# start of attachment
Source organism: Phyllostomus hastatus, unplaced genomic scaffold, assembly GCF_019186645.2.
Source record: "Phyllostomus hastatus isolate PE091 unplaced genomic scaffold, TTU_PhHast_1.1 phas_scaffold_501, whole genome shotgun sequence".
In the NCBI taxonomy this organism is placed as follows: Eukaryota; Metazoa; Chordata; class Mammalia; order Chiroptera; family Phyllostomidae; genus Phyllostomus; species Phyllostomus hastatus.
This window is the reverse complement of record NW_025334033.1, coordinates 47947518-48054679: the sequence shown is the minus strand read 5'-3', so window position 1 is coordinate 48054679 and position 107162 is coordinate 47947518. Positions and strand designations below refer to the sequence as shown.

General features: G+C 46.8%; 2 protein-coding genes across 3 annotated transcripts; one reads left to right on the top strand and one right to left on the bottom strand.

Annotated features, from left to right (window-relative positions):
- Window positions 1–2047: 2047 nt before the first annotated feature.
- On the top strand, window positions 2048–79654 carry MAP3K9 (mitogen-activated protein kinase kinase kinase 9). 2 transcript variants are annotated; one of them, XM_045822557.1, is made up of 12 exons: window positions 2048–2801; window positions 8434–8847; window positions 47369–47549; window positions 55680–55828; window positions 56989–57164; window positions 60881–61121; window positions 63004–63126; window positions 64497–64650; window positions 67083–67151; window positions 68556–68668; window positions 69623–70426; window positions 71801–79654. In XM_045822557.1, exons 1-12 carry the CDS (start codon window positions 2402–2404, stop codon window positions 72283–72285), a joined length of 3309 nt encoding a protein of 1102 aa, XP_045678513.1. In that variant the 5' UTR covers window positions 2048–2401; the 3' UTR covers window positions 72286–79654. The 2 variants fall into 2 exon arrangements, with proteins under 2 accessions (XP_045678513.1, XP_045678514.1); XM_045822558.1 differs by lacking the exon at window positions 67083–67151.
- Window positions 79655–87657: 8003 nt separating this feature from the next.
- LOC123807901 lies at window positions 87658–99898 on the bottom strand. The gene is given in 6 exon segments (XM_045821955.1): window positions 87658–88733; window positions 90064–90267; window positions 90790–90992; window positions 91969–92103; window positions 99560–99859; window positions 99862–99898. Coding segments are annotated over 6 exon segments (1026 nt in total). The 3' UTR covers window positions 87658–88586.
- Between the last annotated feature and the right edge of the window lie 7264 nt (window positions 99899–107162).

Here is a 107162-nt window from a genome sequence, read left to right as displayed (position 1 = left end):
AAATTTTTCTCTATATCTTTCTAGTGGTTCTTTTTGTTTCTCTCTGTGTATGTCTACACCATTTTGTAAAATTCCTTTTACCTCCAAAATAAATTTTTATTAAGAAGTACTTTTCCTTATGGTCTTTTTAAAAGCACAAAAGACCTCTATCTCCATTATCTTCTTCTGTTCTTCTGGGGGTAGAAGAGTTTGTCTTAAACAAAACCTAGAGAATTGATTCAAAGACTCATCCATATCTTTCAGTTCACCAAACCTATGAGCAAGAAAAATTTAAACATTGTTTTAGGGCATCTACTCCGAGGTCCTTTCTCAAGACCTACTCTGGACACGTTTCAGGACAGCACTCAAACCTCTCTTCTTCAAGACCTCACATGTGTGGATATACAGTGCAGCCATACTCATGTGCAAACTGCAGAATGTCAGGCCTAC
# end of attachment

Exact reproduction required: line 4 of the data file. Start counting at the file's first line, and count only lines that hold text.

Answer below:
This window is the reverse complement of record NW_025334033.1, coordinates 47947518-48054679: the sequence shown is the minus strand read 5'-3', so window position 1 is coordinate 48054679 and position 107162 is coordinate 47947518. Positions and strand designations below refer to the sequence as shown.